The Basics: Sewing Machine Needles
Whether you’re a sewing beginner or seasoned pro, choosing the right sewing machine needle for your project can be difficult, especially since the number of different types of needles is quite overwhelming. But this guide will help you figure out exactly which machine needle is right for your sewing, quilting, or embroidery project, as well as why. Bonus information includes how often you REALLY need to change the needle, and it’s not as often as you might think. A quick-reference chart is provided at the end with a summary of all the information.
Each type of needle is shaped in a specific way that enables it to do its job. Needles with sharper points pierce the threads of the fabric, while more rounded points move between the threads. Sharp points are helpful in keeping the thread from breaking or shredding. Rounded points help to avoid snagging the fabric, which is a bigger issue with some types of fabrics over others. Needles are sharp and/or round depending on which type of fabric they’re made for. There are also differences in length, eye size, scarf, and strength to customize them for their specific purposes. In this post, we’ll talk about basic and specialty needles, what you should use them for, and why.
Starting with the basics, you have your three all-purpose machine needles: Universal, Ballpoint, and Sharp/Microtex. Universal needles are, as the name suggests, the ultimate general needle. They can be used for wovens and knits since their point is slightly rounded to pass between knit threads but sharp enough to pierce the threads of woven fabrics. They come in all types of sizes, and their versatility makes them ideal for beginners. Next are the Ballpoint needles. These are used for knits, and their rounded tip is perfect for passing in between the threads in knit fabrics. They won’t damage spandex, interlocks, and other knits that snag and run easily. The third type of needle is Sharp/Microtex. These are narrow with a sharp point to pierce the threads of woven fabrics. These needles enable perfectly straight stitching, which also makes them ideal for heirloom stitching, topstitching, pintucks, and edge stitching.
The rest of the types of needles are specialty needles, most with self-explanatory names. First are the stretch needles. These are designed for lightweight knits, extremely stretchy fabrics, and elastic; for example, if you were sewing swimwear, you would use one of these. Stretch needles have a deep scarf so the bobbin hook gets closer to the needle eye. This prevents skipped stitches on fine, lightweight knit fabrics. Self-threading needles are helpful when you struggle with threading the needle on your own. It has the same point shape as a universal needle but works best with woven fabrics because it may snag threads on your knits. Metallic needles are specially designed to sew with metallic thread. They feature a large eye, a sharp point, and a large-groove scarf to protect the thread and prevent skipped stitches.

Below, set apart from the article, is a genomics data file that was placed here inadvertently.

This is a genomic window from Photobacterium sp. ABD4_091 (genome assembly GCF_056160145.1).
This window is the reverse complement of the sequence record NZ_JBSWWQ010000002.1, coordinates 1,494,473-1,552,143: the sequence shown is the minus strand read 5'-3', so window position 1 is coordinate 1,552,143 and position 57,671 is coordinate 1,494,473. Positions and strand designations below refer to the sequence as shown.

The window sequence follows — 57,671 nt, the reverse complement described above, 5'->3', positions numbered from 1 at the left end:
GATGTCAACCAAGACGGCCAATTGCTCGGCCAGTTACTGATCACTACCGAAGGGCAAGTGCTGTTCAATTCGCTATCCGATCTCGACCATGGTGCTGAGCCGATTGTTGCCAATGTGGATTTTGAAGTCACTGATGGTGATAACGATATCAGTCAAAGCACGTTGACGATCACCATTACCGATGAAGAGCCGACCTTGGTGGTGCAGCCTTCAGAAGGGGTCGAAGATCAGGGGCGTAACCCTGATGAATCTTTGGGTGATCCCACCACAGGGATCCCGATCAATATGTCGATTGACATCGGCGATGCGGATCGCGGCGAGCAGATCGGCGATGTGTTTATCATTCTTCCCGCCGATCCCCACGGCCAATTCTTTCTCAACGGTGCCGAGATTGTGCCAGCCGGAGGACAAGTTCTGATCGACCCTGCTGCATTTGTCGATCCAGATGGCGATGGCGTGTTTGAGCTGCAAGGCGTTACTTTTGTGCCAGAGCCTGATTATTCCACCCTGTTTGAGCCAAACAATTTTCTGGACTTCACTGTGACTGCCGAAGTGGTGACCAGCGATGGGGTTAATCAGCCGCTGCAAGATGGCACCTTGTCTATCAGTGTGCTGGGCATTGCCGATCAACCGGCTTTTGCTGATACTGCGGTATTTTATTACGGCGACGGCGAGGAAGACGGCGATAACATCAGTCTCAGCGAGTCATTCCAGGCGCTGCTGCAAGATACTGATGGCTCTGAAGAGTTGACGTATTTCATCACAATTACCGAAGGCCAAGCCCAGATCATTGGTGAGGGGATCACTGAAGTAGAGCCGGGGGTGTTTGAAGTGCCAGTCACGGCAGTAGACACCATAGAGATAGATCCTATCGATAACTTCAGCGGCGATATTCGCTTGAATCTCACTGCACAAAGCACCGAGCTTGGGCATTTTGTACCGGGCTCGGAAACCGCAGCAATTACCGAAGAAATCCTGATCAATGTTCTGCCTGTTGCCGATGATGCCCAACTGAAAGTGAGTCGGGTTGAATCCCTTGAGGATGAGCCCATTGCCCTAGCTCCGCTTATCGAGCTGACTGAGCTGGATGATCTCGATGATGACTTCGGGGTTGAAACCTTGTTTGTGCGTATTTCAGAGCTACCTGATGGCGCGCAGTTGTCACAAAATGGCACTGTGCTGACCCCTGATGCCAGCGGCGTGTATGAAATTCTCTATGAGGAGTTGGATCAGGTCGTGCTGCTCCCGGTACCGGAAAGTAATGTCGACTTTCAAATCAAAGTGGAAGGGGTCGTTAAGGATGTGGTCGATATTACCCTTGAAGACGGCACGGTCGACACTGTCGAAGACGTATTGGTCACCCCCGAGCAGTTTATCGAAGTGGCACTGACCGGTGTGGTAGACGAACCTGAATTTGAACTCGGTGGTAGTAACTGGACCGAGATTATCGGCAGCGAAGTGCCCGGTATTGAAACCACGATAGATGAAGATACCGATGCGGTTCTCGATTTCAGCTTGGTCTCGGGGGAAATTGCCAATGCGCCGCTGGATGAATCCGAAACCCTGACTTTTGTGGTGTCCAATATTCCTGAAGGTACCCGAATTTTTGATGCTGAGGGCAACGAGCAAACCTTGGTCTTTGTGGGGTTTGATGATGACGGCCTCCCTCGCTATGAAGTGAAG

Denim needles are for, you guessed it, denim! They can also be used for heavy woven fabrics like canvas and duck, or for stitching through multiple layers. They have a strong shaft and an extra sharp point. Leather needles are for leather as well as suede, vinyl, heavy faux suede and leather, and other thick nonwoven materials. They have a wedge-shaped point that penetrates the material without tearing it. With leather needles, it’s important to stitch accurately because the needle leaves a large, permanent hole. You should also tie thread ends instead of backstitching to prevent perforating the surface of the material.
There are quite a few more needle types that are specific to sewing techniques. There are machine embroidery, quilting, and topstitching needles, which all do what their names suggest. Twin and triple needles are for double and triple topstitching, respectively. Overlock needles are for sergers, spring needles are used in free-motion embroidery or quilting, and wing/hemstitch needles are for decorative and heirloom stitching.
Some people say that needles should be changed after every project, but depending on how big the projects are, after every 3-4 projects should be just fine. If it’s punching through the fabric -- meaning you can hear it going through the fabric -- damaging the fibers, pulling the threads, or snagging the fabric as it goes down, it’s time to change the needle. Some of these may be an issue with the type of needle you’re using, that is that it’s the wrong needle for your project. Or it might just be that it’s the needle’s time to go. Try replacing the needle with the same type and try sewing some scraps of the same type of material. If the issue persists, you know that the needle type isn’t right for the job, and you can refer to the notes above to help you find which one will work. This goes without saying, but if a needle breaks, it needs to be replaced.
As I said, it can get a bit overwhelming with all these options, but with this guide, you’ll always have a quick reference guide to refer to whenever you need it! Happy sewing.
Written by Miranda Marnik-Said